The Utah County Commission has put the brakes on a $3.3 million County Courthouse remodeling project pending review of a lease agreement in which the county would issue bonds for the state's benefit.

"We have some conflicting information," said County Commission Chairman Malcolm Beck. "We're going to meet with the state's facilities management people to make sure we're on the right track."Beck and fellow commissioner Brent Morris have been at odds over the remodeling project, which has ballooned from an original cost of $1.8 million to a proposed $3.3 million. This week, however, commissioners have adopted a conciliatory attitude toward resolving the issue.

Originally, the remodeling was to prepare the courthouse to accommodate the 4th Circuit Court, with 4th District courtrooms to undergo minor remodeling. But state officials have decided to move the circuit court, housed in the Provo City Building, into a new building yet to be built.

Under the current proposal, between $2.8 million and $3.3 million in lease revenue bonds would be used to finance remodeling of the courthouse, which would house only the district court. The county would use proceeds from leasing the building to the state for the next 15 to 20 years to retire the bonds. Lease payments would cover bond payment and maintenance and operation costs, but would leave no profit for the county.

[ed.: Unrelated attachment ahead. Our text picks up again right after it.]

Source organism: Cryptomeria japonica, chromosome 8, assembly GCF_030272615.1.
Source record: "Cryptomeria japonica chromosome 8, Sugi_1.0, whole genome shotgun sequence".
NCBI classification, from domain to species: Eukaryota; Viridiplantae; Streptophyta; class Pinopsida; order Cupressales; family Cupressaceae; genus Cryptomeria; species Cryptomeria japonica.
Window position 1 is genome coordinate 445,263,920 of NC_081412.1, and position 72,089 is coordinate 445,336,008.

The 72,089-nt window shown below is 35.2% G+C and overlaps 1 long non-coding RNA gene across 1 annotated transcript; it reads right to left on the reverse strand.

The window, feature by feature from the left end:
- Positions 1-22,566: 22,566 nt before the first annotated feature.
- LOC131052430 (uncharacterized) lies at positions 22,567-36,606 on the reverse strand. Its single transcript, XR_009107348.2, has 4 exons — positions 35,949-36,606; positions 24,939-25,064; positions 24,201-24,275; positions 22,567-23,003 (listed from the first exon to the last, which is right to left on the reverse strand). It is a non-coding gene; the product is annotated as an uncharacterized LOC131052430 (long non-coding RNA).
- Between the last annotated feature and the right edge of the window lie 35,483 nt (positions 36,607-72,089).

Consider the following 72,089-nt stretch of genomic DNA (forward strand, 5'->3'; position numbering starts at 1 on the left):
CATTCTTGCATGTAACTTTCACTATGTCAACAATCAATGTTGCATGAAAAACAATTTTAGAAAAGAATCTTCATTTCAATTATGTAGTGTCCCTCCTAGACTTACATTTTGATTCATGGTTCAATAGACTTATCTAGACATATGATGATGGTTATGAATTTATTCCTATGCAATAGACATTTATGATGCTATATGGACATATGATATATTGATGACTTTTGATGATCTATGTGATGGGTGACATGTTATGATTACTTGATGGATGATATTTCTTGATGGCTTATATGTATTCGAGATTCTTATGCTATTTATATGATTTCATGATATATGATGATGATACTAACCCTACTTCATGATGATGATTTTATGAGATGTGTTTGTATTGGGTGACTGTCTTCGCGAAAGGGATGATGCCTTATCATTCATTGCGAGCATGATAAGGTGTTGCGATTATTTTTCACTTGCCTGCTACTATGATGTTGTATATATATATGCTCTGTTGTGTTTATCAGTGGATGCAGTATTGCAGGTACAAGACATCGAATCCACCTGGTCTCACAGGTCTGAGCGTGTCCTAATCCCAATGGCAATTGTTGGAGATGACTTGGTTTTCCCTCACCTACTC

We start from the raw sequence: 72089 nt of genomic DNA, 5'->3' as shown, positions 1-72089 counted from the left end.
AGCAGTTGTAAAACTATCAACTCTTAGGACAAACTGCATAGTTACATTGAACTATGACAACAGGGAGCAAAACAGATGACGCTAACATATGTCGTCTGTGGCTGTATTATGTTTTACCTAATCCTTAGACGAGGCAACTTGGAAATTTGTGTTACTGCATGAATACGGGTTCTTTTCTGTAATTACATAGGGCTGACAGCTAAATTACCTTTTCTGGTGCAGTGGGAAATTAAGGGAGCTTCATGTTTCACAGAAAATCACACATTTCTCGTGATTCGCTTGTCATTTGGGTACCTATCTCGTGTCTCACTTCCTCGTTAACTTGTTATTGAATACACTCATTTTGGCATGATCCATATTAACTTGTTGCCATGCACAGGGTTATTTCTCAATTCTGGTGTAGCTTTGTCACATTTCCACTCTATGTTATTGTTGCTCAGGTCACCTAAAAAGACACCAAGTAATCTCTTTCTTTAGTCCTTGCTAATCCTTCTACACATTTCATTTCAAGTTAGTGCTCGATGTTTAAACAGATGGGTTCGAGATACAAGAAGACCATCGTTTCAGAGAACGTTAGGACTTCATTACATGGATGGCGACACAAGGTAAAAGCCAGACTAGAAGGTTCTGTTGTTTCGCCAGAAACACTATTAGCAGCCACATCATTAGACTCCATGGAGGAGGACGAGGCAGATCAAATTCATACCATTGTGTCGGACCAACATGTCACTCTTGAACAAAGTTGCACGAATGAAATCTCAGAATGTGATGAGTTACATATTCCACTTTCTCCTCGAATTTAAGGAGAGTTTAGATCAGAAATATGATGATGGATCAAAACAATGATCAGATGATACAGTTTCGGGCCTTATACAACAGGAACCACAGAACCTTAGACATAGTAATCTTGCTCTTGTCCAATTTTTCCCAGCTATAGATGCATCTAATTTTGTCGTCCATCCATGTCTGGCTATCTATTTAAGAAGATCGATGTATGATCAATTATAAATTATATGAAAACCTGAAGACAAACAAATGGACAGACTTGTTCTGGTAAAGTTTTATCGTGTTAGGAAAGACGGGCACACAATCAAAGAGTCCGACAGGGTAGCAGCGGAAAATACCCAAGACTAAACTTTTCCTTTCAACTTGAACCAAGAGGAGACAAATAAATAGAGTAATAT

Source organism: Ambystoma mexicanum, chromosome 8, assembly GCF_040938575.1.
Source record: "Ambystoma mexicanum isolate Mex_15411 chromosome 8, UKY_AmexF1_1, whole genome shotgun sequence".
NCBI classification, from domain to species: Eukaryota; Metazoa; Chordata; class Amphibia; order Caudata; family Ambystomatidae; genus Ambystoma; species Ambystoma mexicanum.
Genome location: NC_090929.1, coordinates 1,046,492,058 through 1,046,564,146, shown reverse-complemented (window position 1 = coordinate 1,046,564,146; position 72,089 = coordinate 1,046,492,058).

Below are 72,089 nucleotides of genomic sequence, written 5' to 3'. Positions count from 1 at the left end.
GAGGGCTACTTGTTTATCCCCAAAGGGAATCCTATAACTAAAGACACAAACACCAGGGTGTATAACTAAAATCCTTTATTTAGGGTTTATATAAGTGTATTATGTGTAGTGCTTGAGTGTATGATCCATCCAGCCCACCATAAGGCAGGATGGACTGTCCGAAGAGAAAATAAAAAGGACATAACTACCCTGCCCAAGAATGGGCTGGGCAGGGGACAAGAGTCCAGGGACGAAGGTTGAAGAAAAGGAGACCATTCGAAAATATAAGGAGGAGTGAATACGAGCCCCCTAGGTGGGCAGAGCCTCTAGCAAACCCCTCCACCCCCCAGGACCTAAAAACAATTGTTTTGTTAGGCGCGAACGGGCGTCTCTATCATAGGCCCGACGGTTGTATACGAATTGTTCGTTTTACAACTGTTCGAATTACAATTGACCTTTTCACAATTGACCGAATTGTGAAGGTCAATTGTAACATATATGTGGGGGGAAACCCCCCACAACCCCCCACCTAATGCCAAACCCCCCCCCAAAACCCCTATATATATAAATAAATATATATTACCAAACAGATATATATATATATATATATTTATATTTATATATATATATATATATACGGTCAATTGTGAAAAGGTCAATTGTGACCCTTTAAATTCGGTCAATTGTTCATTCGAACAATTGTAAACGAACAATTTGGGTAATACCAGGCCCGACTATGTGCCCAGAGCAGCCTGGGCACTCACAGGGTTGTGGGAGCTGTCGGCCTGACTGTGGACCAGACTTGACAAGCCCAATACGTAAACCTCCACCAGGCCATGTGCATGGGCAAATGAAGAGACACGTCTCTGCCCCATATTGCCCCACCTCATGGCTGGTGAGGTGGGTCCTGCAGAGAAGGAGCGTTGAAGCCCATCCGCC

Under debate is whether the county should issue an additional $1.5 million in lease revenue bonds to cover remodeling costs. The county already has approximately $1.8 million left over from $13 million in revenue bonds issued by the County Building Authority Board for construction of the new Utah County Regional Government Center.

Morris questions the wisdom in spending 3.3 million in taxpayer dollars to remodel the courthouse strictly for district court use, when only $1.8 million originally was supposed to be sufficient to remodel the building for both the district and circuit courts.

If remodeling is to go forward, Morris argues, the county should issue general obligation bonds, which, unlike lease revenue bonds, must be approved by voters. Because the remodeling project is so different from what was originally approved, he added, it should be reviewed by the Legislature's Interim Executive Appropriations Committee and the state Legislature.

Contents of a letter by Neal Stowe of the state Division of Facilities Construction and Management left Beck with the impression that the division had discussed in October the changes in the proposed lease agreement with the appropriations committee. Minutes of meetings, however, reveal that the lease agreement was not discussed.

Rep. Jeril Wilson said he personally reviewed minutes and found no such discussion. "It is my recollection that it was not discussed," said Wilson, Utah County deputy attorney who serves as vice chairman of the appropriations committee.

Morris said he prefers the state either buy the courthouse outright so the county can get a return on the building or enter into a short-term lease agreement until a new building can be built for both the circuit and district courts. Meanwhile, both courts could be housed in the courthouse as originally planned.

Such changes would require legislative review and approval and cause further delays - something that doesn't sit well with local district judges.

Beck said commissioners plan to discuss the issue further with judges, legislators and other state officials.